What intrigues me most about boron are the possibilities for catalytic asymmetric (enantioselective) synthesis when it is embedded in a suitable chiral molecular environment. For instance, we found that a simple (S)-proline-derived chiral B–N compound (1, pictured) combines at nitrogen with BH3 (for example, from Me2S–BH3). This complex can then bind to and reduce an achiral ketone, as a second substrate, to form enantioselectively a chiral secondary alcohol. I like to think of 1 as a molecular robot that picks up one achiral reactant, then a second, and snaps the two together in one preferred three-dimensional arrangement to form a chiral product, which the robot then releases. In fact, 1 is even more versatile. When protonated at nitrogen by a strong acid (CF3SO3H), it becomes a chiral super Lewis acid that can serve as an effective catalyst for a wide range of enantioselective Diels-Alder reactions [Angew. Chem., Int. Ed. Engl., 41, 1650 (2002); J. Am. Chem. Soc., 125, 6388 (2003)].

Sometimes, boron outsmarts us. During the 1950s, the U.S. government had a program to develop boron hydrides as rocket fuels based on the calculated energy release for combustion in O2 to form (HO)3B and H2O. Unfortunately, much less energy is released, possibly because the actual product is HOBO at flame temperatures. For many years, it was hoped that organoboron compounds could be delivered into the brain for neutron beam therapy of brain tumors, taking advantage of the high neutron absorption cross section of 10B. This goal has so far not been realized. It is safe to say that boron chemistry is still underdeveloped.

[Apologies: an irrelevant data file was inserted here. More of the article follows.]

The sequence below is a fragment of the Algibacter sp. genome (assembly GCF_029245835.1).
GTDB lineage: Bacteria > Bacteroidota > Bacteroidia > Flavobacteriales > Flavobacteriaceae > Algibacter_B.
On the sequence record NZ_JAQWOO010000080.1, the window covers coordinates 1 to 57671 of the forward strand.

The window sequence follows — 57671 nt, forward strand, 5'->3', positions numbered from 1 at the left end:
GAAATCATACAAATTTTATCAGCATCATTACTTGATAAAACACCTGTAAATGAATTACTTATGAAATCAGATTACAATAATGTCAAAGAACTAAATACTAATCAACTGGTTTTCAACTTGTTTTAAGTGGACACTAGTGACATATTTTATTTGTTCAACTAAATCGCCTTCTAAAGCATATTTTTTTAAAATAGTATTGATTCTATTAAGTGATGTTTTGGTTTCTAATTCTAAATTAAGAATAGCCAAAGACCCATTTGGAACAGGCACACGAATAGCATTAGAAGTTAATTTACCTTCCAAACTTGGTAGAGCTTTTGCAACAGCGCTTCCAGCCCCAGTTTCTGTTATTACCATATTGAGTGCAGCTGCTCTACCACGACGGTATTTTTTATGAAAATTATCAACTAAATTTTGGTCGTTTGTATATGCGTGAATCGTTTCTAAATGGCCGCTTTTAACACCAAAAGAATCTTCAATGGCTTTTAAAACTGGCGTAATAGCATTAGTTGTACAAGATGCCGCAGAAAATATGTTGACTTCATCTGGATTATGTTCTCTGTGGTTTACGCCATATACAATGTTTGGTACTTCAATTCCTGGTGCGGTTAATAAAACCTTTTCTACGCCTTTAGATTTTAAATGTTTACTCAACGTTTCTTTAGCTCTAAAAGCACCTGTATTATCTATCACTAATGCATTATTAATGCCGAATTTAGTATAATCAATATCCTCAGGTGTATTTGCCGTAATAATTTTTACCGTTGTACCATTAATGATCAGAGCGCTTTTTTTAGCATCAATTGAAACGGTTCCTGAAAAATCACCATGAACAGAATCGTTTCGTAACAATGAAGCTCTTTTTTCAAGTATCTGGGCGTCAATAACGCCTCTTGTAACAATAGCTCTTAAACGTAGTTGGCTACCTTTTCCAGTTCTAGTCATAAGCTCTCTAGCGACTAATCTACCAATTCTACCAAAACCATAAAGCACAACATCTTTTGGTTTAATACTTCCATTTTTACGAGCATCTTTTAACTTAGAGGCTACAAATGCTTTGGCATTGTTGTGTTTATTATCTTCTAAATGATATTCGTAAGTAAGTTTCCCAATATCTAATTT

E. J. Corey, who won the Nobel Prize in Chemistry in 1990, is the Sheldon Emory Research Professor at Harvard University. He is the recipient of more than 60 honorary degrees and awards.


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Name: From the Arabic buraq, borax, its most important ore.
Atomic mass: 10.81.
History: Boron compounds have been known for years, but the pure form was not isolated until 1808 by British chemist Sir Humphry Davy and independently by French chemists Joseph-Louis Gay-Lussac and Louis-Jacques Thénard.
Occurrence: Makes up 0.0003% of Earth's crust by mass. It is never found in its pure form in nature, but occurs as orthoboric acid in certain volcanic spring waters and as borates in colemantie. Important sources of boron are the ores rasorite (kernite) and borax (tincal), which can be found in the Mohave Desert. Extensive borax deposits are also found in Turkey.
Appearance: Black-brown, solid metalloid.
Behavior: Crystalline boron is chemically inert. Excessive amounts of boric acid and borates are poisonous, although they were once used in medicines.
Uses: An essential micronutrient for plants. Boric acid is used to make borosilicate glass, or Pyrex. Boron is used in fission-reactor control rods to capture neutrons and regulate the power produced. It is also used with silicon in making p-type semiconductors and eye disinfectant and in pyrotechnics to make a green color.